According to National Nuclear Security Administration officials, much of the savings the newly hired Y-12 management company promised will come from consolidation of "mission support" employees.
They say they'll try to eliminate redundancies in Information Technology, Human Resources, and Finance positions across the multiple nuclear sites they'll manage.
Consolidated Nuclear Security, or CNS, was awarded the Y-12 management contract Tuesday.
The NNSA says CNS still needs time to analyze the exact composition of the workforce before they'll lay out specifics for cost savings.
They also say while CNS may reduce mission support personnel, they also may "reinvest assets in to highly skilled trades jobs," as well as adding additional 'white collar' engineers.
They promise a taxpayer cost savings of $3.27 billion over ten years. That's about 14% of the overall value of the $22.8 billion deal.
CNS currently has a baseline deal of five years, with the option for another five year extension.
They have to achieve 80% of their proposed savings by the end of the 3rd year to qualify for any extensions.
CNS stands to earn $40 million a year, over ten years if all their contract options are fulfilled.
They could also net an additional $263 million as their share of cost savings.
NNSA officials say they also learned a lesson in wake of last July's security breech at Y-12.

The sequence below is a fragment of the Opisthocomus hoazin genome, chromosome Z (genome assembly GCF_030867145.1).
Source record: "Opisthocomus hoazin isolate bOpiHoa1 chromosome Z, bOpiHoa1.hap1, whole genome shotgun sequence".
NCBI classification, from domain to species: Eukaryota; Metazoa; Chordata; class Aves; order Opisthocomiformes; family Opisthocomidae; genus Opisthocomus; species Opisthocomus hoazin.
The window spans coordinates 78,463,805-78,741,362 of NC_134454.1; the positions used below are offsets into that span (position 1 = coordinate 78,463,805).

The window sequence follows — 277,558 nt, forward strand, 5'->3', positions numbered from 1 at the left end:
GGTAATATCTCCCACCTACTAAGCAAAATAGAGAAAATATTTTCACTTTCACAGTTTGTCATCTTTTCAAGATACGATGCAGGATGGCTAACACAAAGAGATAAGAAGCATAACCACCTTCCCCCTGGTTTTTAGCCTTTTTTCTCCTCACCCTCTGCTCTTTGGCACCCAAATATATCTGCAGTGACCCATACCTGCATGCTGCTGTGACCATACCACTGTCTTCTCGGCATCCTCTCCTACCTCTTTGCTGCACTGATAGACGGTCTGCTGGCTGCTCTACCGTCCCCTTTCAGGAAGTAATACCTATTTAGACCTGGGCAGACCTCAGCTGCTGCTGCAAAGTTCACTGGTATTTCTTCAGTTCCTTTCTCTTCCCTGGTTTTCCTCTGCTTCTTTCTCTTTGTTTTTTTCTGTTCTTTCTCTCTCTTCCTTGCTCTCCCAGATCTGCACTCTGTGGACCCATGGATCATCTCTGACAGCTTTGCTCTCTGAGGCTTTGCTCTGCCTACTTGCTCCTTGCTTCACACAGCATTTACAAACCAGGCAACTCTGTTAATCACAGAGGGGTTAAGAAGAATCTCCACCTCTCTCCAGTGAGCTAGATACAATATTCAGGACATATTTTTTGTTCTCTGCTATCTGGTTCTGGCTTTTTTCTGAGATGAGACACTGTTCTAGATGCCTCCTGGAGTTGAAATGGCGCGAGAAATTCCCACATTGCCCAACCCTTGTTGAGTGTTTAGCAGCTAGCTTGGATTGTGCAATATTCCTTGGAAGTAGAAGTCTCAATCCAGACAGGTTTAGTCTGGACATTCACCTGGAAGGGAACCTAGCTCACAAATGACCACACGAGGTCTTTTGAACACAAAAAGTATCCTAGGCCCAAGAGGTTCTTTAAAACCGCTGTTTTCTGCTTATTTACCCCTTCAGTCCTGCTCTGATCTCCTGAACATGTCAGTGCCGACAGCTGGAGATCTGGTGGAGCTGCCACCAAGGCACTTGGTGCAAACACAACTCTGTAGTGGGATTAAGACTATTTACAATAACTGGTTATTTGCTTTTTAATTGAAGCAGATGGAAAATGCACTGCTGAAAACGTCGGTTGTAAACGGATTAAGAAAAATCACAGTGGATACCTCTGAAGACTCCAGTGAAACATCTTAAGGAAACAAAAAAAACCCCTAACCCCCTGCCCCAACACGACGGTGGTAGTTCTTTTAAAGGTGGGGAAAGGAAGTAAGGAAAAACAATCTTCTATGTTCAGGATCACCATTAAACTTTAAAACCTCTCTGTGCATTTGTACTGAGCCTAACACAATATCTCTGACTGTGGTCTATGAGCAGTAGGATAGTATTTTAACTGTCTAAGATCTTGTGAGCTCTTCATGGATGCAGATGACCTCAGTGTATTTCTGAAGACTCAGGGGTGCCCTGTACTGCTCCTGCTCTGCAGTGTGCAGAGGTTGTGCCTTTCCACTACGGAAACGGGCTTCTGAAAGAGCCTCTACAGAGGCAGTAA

Officials say it was not the sole determining factor in the bid process.
"It was given it's due consideration, but it was not the single most important factor," according to NNSA officials.
They say the incident taught them the need to consolidate management.
"Operating under the well established concept of 'unity of command,' we absolutely determined we need to go that way," said one NNSA official.
CNS officials are visiting the Y-12 facility this week and the transition is slated to begin immediately.
But there could be a hold up.
NNSA officials will offer debriefing sessions with failed bidders on January 16 to give them feedback on their proposals.
NNSA Deputy Director of Public Affairs Joshua McConaha says failed bidders then have 5 to 10 days, depending on the circumstances, to file a protest with the Government Accountability Office.
He was not able to confirm the names or number of other bidders, but current Y-12 operator B&W released a statement Tuesday revealing their disappointment with the NNSA's failure to select their bid.
A spokesman for B&W said Tuesday they will evaluate their options after the debrief.
McConaha says if one of the other companies does file a protest, CNS will be forced to halt their take over until the GAO has heard complaints.
He says even if protests are filed, all issues should be resolved by the end of the month.